Year Long Disaster - 'Black Magic ; All Mysteries Revealed' (Volcom Entertainment) Print E-mail
CD Reviews
Written by Matt Phelps   
Tuesday, 09 March 2010 09:10

yearlongcdRewind to 2003 and emerging from a quick stint in rehab together are Daniel Davies (vocals/guitar) and Richie Mullins (bass) of Karma To Burn fame. Hooking up with Third Eye Blind drummer Brad Hargeaves, the trio start jamming together under the moniker Year Long Disaster. Fast forward a few years and 2007 sees them signing with Volcom Entertainment ahead of the release of their self titled debut album. Up to date in 2010 and album number 2 is about to open a new book of spells for the band entitled 'Black Magic; All Mysteries Revealed'.

The instantly likeable rock radio appeal of 'Show Me Your Teeth' could easily have been cast from the simplistic Nickelback mould. There's a definate Kroegerism about Daniel Davies's opening vocals that gives the first real track of the album (there's a pointless 1 minute intro track) a certain warmth of familiarity to it. While at other times there's an almost intimate Led Zep feel, with the acoustic charm of 'Seven Of Swords' offering a lesson in Jimmy Page tribute techniques and where Davies's voice has lost most of its opening rasp to the point of virutally mimicking a mellow Robert Plant. Easy to see where the influences lay.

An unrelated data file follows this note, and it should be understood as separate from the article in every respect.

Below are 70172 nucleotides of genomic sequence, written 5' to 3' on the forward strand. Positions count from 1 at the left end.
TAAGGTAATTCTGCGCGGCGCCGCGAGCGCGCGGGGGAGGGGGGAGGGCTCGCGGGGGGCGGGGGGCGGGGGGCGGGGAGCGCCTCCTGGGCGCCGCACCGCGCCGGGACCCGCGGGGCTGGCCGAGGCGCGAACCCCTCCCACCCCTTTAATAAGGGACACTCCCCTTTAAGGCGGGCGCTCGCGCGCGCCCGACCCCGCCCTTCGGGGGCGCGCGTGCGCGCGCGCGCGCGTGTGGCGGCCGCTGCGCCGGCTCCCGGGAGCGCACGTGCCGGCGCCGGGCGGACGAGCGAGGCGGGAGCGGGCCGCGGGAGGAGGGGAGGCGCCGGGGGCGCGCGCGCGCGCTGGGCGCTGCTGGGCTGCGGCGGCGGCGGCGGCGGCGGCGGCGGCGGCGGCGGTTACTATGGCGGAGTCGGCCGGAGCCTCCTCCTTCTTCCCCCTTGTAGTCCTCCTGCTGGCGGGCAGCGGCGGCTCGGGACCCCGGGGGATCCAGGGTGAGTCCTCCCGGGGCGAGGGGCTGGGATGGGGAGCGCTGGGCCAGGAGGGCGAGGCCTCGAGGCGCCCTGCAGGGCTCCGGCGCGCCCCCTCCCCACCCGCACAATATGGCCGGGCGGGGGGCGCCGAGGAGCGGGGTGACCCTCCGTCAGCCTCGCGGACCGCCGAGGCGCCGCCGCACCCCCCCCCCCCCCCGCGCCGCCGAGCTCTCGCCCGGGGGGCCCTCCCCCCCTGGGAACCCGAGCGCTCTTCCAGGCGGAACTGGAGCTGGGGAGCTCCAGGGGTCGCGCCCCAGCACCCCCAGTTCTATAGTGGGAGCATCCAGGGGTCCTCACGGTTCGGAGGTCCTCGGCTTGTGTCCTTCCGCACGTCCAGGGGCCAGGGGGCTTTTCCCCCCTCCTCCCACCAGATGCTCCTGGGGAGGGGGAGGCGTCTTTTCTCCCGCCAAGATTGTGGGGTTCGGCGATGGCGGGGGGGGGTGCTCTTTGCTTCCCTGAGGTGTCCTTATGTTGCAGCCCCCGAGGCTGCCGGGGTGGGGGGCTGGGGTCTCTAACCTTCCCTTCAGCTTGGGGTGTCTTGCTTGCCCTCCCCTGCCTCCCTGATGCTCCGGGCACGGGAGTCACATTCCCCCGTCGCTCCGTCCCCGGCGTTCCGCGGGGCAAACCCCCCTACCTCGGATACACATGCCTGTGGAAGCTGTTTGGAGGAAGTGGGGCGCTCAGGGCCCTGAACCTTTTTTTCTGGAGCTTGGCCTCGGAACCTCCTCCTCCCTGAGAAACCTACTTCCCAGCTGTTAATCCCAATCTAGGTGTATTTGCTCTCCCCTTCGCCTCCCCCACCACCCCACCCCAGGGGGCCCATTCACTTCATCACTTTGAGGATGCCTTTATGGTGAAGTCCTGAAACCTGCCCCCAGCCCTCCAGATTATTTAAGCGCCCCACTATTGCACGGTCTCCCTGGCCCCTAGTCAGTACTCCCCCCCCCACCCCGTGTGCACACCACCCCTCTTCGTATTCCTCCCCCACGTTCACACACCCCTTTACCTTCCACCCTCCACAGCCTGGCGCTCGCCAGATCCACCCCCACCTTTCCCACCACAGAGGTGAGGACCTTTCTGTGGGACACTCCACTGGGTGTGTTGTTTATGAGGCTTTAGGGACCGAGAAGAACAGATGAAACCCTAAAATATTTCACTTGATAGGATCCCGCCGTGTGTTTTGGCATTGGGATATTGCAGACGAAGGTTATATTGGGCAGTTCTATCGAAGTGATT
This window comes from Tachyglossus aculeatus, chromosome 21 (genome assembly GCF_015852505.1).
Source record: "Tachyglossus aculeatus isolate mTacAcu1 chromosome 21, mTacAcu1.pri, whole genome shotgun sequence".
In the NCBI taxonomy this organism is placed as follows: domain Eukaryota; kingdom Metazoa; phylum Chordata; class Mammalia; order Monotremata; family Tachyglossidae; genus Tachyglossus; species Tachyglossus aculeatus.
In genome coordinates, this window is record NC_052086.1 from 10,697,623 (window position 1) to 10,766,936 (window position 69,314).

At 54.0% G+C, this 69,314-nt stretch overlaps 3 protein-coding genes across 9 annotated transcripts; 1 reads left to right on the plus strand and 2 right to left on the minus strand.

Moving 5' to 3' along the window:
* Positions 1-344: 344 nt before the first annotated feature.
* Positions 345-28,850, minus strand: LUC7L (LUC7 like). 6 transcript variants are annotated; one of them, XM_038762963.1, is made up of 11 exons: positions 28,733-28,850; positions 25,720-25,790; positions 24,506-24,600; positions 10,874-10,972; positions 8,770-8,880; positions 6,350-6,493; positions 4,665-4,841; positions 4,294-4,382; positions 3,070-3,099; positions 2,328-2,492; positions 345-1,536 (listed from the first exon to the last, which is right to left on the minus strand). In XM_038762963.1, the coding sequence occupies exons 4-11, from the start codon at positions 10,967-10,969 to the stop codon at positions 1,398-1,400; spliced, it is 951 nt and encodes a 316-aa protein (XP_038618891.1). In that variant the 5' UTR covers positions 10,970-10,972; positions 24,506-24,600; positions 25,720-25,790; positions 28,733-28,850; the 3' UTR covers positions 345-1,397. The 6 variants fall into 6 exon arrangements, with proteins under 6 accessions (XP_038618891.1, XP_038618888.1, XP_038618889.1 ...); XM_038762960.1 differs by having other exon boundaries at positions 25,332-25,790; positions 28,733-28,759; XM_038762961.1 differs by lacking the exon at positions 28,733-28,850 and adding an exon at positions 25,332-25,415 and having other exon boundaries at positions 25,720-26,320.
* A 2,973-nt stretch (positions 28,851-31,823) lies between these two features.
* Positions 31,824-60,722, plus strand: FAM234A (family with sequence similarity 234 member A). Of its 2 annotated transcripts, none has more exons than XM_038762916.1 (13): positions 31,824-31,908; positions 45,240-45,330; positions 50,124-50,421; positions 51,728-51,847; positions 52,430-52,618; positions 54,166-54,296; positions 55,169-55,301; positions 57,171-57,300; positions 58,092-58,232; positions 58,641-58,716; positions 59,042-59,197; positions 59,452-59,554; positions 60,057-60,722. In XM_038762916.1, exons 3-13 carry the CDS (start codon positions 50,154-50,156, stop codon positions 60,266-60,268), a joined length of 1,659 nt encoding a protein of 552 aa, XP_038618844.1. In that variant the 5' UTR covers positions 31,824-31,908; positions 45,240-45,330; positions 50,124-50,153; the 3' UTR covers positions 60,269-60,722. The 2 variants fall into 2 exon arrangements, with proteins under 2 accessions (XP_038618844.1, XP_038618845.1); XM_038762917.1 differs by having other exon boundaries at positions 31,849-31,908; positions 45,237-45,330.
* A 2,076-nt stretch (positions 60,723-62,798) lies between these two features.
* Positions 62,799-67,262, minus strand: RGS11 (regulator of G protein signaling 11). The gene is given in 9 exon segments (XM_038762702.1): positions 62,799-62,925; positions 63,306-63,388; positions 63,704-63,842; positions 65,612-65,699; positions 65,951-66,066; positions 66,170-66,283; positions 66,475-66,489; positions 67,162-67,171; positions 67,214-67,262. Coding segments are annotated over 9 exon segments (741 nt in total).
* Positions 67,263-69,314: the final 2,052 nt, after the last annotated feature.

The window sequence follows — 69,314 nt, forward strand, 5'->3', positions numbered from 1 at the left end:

Mainly driven forward by a guitar sound full of more crunch than a bowl full of nut based cornflakes the album progresses with very little in terms of musical surprises and by large sticks faithfully to a swaggering Seventies style, tinted slightly with the more inspired moments of 'Strays' era Jane's Addiction perhaps. Reaching the pinnacle of creativity mid-way through with the six minute plus grand funk of 'Sparrow Hill', it's not a sudden drop-off afterwards but a down hill journey all the same to reach the end of the album. With the second half it is indeed more of the same but with very little difference. Harbouring no real change of pace aside from the trippy 'Foggy Bottom', it's a safe glide home for an album devoid of any "big hits", yet one that's reliant on the self confident approach of a band knowing just what it is they want to deliver.

Production duties are at the hands of Nick Raskulinecz, most well known for his work on Foo Fighters' 'One By One' and 'In Your Honour' albums. He's also worked with a wide range of artists from Alice In Chains to Shadows Fall, taking in Rush along the way, which helps immeasurably towards making 'Black Magic; blah blah blah' achieve the taste of a full bodied cocktail of rock 'n' roll flavours both past and present.

Whilst this is in no way an all out stoner album I am left with the feeling that it would best be enjoyed by people who own at least one lava lamp and indulge in the odd "medicinal" cigarette.